"Anyone requiring a visa and not having one will be considered a TWOV (Transit Without Visa) and cannot use the transit lounge, and will be refused entry to the U.S. and returned to the country from which they've just arrived – unless their tickets were purchased prior to July 24," one inspector said. "We have been refusing TWOV (passengers) right and left this week."

However, visa-less passengers can still enter the U.S. from "low-risk" countries participating in the Visa Waiver Program, which affects roughly 15 million more foreign travelers to the U.S. a year than TWOV. And as immigration reformers point out, al-Qaida has a strong presence in many of the so-called "low-risk" countries now.

"With the al-Qaida network spread among 70 nations – across the Middle East, into Western Europe and throughout southeast Asia – what is a 'low-risk' nation in the post-Sept. 11 world?" said Michelle Malkin, author of "Invasion."

Using the waiver program, terrorists like shoe-bomber Richard Reid, who didn't need a visa to board a jet from London to the U.S., avoid pre-screening.

"No checks of any kind are made on any individuals boarding planes from those countries," the supervisor said.

Homeland Security argues that since the Sept. 11 hijackings, inspectors have been advised to check passports of Visa Waiver Program passengers against terrorist watch-lists.

Airlines are now required to send a list of all Visa Waiver passengers 24 hours in advance. When such flights arrive, inspectors check off each name in the computer to verify entry status. And while in flight, so-called passenger-analysis teams randomly run the names of passengers on the list through databases to check for criminal history and prior overstays, among other things.

But the supervisor says even the random checks aren't always done. And besides, such checks shouldn't be done at the last minute, but well in advance, through the visa application process.

"A visa shows us that person had been seen and interviewed by a consular officer and passed scrutiny," he said.

He also points out that visas are harder to forge than passports.

"The new visas have many security features that terrorists cannot duplicate, and all visas are now in our computer database and any inspector working the line can bring up the visa on the computer to compare it with the visas they are looking at," he said. "If a a photo substitution has taken place or any bio information has been changed, it would be immediately noticeable to the inspector. Requiring visas would severely hinder terrorists' ability to enter the U.S."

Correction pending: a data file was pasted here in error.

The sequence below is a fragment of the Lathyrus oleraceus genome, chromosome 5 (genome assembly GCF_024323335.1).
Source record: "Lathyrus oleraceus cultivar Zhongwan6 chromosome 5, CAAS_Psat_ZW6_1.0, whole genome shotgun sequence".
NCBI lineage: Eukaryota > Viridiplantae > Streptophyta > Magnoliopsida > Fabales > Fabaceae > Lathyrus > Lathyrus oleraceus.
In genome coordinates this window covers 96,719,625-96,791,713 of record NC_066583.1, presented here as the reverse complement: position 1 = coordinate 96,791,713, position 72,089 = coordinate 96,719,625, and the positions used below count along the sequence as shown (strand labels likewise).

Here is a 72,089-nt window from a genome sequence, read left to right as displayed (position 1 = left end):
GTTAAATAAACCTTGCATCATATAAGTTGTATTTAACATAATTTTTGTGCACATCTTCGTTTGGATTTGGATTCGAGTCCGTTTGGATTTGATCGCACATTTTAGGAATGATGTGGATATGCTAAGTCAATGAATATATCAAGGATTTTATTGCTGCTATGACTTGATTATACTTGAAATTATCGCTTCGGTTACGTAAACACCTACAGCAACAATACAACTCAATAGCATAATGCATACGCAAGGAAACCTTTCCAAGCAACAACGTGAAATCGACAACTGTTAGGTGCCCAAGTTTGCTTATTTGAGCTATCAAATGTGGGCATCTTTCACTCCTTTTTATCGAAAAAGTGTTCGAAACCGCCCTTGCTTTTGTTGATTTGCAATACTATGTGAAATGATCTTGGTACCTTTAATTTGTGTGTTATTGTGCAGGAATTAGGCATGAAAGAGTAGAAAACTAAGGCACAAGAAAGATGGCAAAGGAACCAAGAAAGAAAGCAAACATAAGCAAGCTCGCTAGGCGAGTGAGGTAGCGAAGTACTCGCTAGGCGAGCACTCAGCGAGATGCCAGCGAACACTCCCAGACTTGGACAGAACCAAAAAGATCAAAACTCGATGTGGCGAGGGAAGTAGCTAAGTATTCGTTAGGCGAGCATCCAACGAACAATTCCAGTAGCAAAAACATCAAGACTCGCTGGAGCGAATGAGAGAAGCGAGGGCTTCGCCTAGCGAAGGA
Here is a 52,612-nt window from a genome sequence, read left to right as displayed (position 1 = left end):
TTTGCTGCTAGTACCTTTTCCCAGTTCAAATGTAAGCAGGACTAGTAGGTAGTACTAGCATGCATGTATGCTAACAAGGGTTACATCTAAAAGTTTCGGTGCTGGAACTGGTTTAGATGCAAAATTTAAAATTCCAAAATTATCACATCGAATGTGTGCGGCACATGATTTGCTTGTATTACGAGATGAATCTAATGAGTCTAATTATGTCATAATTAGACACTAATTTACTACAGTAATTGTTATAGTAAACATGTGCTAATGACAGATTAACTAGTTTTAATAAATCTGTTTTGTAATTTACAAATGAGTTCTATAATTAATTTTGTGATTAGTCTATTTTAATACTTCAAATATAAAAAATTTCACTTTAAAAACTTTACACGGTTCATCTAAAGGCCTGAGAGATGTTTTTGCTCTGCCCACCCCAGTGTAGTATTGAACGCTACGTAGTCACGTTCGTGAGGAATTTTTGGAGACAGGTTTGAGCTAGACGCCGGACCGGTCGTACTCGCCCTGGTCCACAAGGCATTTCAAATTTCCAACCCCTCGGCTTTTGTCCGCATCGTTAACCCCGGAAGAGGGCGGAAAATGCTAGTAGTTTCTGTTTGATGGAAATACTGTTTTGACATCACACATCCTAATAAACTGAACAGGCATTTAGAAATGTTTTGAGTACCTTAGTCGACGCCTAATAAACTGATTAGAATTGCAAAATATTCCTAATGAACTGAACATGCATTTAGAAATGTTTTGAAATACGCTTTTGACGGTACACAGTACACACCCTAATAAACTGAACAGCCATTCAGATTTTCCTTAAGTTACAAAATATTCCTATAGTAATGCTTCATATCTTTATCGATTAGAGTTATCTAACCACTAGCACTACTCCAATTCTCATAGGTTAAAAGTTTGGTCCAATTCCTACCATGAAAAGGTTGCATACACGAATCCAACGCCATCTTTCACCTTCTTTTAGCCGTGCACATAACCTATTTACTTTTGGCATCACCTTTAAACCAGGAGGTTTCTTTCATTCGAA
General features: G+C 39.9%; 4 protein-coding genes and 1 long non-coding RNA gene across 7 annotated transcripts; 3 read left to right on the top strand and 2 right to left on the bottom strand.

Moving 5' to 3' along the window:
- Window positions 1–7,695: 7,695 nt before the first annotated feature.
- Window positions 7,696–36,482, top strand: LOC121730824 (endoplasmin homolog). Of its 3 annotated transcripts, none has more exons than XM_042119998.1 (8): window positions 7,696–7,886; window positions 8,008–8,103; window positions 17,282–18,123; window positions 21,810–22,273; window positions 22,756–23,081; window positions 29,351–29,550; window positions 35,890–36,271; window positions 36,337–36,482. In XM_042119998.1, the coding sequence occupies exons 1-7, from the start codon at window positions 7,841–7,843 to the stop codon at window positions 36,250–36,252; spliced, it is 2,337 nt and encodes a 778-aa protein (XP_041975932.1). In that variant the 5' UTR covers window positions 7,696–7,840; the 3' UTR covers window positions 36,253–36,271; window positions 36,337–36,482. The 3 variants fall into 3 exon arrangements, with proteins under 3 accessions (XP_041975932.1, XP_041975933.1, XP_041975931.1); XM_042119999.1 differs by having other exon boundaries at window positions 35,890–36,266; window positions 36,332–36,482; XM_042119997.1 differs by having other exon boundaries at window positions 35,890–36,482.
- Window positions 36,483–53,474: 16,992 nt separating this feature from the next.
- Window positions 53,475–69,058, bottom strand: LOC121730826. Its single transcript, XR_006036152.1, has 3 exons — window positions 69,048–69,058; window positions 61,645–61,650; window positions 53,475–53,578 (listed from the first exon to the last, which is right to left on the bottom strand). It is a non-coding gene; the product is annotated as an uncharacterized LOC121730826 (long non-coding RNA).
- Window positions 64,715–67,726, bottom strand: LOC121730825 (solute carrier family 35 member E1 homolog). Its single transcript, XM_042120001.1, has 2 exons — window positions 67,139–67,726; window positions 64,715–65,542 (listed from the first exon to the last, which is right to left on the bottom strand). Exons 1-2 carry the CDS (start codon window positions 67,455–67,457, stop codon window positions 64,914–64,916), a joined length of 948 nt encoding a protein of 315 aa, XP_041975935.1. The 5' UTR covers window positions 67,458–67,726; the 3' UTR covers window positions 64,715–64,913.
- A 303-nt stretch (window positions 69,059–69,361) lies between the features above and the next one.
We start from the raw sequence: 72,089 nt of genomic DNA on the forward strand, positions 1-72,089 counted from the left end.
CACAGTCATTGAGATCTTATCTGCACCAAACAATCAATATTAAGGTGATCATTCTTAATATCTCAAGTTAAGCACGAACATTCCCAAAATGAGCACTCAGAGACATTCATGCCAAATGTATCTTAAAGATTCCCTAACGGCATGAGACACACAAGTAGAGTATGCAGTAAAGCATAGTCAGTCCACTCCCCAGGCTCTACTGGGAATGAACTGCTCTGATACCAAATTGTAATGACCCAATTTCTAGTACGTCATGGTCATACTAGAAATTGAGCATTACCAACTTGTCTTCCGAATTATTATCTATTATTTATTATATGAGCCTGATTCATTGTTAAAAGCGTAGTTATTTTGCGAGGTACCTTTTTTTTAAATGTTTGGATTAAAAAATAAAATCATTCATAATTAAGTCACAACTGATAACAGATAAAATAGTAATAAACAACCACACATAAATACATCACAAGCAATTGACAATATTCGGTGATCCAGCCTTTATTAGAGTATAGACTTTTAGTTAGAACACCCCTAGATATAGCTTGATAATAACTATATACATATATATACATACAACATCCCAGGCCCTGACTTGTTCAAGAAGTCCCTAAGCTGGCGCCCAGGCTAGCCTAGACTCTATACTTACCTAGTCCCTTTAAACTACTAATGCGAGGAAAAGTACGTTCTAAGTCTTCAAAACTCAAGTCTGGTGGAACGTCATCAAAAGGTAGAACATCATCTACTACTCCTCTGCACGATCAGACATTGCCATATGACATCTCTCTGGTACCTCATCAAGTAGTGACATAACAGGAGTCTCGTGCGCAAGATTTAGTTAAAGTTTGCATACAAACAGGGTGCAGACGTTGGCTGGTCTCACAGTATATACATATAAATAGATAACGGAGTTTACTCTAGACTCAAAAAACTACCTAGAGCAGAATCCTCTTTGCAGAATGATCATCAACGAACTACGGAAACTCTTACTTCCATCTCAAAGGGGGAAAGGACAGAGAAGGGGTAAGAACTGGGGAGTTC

Passports, on the other hand, are easier to forge. Ahmad Ajaj, a co-conspirator in the 1993 World Trade Center bombing, tried to enter the U.S. through the Visa Waiver Program after pasting his photo onto a Swedish passport. He was caught.

But, "these groups have come a long way in making a fraudulent passport look exactly like a valid passport," the official said. "There are times when it is totally impossible to detect under the naked eye. Only a thorough check with equipment spots it."

And terrorists are trained to identify new inspectors on the line, who will be more likely to miss counterfeit passports, he says.

Homeland Security argues it has taken counter-measures. For instance, it recently banned all Belgian passports that are not machine-readable. Now any Belgian passengers entering the U.S. with the old passports, which are easier to fake, will be refused entry and returned home.

Still, inspectors insist that the threat won't really pass until the government bans the Visa Waiver Program.

But unless al-Qaida hijackers exploit the loophole, it won't likely be closed anytime soon. The program generates big revenue for the airlines, which have a powerful lobby here.

As one inspector put it: "Airlines would scream if the VWP (Visa Waiver Program) were stopped. There are flights today where out of 300 passengers on a 747, maybe six to 10 will have a visa, and everyone else will be VWP."